Wednesday, December 22, 2010

Almond Cookies

Contributed by Dawn Marie Hamilton

Happy Holidays! It's cookie time. One of my favorite things about the holidays is all the wonderful cookies. Several years ago, I found this recipe in a magazine and revised it a bit for my more mature taste buds by reducing the amount of sugar and replacing some of the white flour with whole-wheat pastry flour for an earthier flavor. The final product is delicious.

*Check out the note below on blanching nuts.

1 cup (2 sticks) unsalted butter, softened
3/4 cup sugar
1 large egg
1/2 teaspoon pure almond extract
1/2 cup whole wheat pastry flour
2 cups unbleached white flour
1 teaspoon baking powder
1 large egg yolk
1 tablespoon milk
blanched whole almonds
sesame seeds (optional)

1. In a large food processor bowl, whir butter and sugar. Add whole egg and almond extract and blend. Add flour and baking powder and blend again. Remove dough and place into a bowl, cover, and chill until firm, about one hour. (hint: If dough is left in refrigerator too long, it will need time to soften before it can be shaped into cookies.)

2. Shape dough into 1-inch balls, flatten with thumb, and place 1-inch apart on buttered or parchment-lined cookie trays. (hint: trays should be at room temperature—otherwise cookies may lose their shape.)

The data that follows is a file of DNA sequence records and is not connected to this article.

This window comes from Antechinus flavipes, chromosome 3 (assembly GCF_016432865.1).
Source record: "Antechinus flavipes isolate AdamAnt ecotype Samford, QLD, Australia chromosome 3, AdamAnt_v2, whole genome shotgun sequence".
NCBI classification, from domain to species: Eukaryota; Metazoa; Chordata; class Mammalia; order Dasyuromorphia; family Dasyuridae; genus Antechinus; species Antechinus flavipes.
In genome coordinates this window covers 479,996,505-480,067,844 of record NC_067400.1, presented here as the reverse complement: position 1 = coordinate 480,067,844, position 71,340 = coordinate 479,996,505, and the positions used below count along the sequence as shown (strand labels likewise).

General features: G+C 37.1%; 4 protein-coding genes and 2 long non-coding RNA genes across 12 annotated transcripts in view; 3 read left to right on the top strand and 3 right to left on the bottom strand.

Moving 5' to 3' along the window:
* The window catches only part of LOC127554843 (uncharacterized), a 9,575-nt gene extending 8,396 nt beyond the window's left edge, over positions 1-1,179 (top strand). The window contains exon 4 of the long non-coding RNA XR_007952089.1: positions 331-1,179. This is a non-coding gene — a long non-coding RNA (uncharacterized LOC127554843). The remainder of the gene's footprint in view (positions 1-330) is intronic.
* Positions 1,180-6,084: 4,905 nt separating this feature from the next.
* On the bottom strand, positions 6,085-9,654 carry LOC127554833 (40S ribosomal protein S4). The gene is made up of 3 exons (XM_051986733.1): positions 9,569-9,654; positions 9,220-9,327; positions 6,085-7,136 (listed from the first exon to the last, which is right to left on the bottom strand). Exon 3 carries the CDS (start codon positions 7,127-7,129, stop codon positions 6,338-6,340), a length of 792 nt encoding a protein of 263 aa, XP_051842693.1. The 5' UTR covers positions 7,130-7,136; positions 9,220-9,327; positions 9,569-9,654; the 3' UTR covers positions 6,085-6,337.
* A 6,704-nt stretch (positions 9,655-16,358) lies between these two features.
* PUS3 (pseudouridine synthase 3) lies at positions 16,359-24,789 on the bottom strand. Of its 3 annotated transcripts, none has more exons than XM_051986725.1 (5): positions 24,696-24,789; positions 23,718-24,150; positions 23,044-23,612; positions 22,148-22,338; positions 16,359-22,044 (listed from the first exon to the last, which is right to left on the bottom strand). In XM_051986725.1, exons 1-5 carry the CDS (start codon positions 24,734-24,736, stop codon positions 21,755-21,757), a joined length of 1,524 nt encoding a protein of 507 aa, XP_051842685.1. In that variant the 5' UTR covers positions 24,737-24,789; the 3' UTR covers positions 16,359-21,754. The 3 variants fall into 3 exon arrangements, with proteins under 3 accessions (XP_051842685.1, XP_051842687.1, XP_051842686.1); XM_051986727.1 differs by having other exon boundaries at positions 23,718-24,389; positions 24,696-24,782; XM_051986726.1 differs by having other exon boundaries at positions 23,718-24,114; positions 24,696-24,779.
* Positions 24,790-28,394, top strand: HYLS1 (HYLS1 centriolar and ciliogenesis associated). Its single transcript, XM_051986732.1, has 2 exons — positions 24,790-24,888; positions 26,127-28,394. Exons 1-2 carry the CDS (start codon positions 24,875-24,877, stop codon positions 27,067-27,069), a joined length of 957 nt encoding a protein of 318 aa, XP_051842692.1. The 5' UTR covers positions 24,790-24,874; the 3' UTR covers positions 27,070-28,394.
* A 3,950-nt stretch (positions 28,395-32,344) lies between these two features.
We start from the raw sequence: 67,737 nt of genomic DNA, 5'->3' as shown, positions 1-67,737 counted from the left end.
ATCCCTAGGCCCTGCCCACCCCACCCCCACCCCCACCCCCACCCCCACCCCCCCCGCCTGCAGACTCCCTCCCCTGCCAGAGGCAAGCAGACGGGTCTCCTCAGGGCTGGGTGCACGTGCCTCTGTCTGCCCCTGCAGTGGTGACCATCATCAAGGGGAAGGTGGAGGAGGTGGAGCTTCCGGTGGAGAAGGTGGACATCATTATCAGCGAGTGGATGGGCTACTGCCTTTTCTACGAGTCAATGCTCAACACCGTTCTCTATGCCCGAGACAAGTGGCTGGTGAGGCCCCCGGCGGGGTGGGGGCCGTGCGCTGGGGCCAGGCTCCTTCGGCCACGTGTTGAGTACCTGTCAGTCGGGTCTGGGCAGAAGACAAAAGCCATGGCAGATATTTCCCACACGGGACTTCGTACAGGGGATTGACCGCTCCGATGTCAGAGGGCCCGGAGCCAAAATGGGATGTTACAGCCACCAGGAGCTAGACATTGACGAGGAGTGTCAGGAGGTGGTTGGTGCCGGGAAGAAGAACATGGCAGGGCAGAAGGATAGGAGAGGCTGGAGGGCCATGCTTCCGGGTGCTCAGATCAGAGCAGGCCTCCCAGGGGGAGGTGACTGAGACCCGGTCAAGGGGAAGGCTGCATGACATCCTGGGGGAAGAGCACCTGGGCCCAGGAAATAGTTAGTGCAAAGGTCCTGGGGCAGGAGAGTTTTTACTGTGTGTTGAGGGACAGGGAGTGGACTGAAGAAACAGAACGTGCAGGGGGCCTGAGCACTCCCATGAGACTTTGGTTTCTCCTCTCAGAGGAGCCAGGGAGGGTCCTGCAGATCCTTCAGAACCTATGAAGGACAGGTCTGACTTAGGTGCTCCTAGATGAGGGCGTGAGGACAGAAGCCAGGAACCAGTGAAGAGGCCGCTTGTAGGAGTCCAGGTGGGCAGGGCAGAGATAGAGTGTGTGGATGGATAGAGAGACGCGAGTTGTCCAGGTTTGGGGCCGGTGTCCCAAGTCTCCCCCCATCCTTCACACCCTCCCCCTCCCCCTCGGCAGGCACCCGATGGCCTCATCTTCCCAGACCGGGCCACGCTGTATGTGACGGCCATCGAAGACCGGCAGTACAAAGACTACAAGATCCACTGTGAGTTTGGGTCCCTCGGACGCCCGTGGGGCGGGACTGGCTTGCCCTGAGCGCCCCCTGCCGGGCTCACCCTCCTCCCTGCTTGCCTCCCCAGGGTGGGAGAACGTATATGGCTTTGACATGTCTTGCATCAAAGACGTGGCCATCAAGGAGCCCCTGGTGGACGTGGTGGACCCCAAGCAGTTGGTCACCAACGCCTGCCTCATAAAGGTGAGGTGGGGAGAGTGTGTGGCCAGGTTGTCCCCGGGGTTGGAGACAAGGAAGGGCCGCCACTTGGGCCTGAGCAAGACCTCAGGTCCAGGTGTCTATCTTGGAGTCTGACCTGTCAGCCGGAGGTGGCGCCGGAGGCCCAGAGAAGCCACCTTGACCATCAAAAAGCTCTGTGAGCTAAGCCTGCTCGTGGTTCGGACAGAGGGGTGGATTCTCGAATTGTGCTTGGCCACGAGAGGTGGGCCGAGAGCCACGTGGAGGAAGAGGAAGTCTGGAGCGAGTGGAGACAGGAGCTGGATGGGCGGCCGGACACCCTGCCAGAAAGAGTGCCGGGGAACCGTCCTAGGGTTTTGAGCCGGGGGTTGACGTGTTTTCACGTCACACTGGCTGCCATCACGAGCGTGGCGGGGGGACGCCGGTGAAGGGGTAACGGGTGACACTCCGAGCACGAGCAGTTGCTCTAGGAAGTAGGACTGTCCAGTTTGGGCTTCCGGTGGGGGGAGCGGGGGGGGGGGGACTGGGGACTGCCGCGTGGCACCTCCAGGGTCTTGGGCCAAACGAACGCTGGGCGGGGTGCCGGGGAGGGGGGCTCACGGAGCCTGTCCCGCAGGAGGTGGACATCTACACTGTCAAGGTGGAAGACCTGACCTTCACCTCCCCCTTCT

3. In a small bowl, beat egg yolk with milk to blend. Lightly brush cookies with egg mixture. Press an almond into the center of each cookie and sprinkle with sesame seeds if desired. (note: discard excess egg mixture.)

4. Bake cookies in preheated 325 degree oven for 15 to 20 minutes or until lightly browned. Let cookies cool for 5 minutes and then transfer to a wire cooling rack. (hint: For more even baking when making two trays of cookies at the same time, switch tray position halfway through cooking time.)

Makes approximately 48 cookies. Enjoy!

*Note on blanching nuts: Place the whole almonds with skins in boiling water for less than one minute and drain in colander. Pour cool water over top and drain again. Pinch nuts between thumb and forefinger and rub off skins.


  1. Dawn, these cookies look like they'll be gobbled up fast! I'm always looking for cookies like this to go with a cup of hot tea. Lots of good tips in this recipe too.

  2. Yeah, Pat, they are great with coffee and tea. Although I'm not a dipper, I imagine they dip just fine.

  3. I love these cookies. My Danish grandmother made this recipe and a spritz recipe forever and they always bring her into my heart. I never did have the recipe so now I can go bring my grandma back to me. Thank you!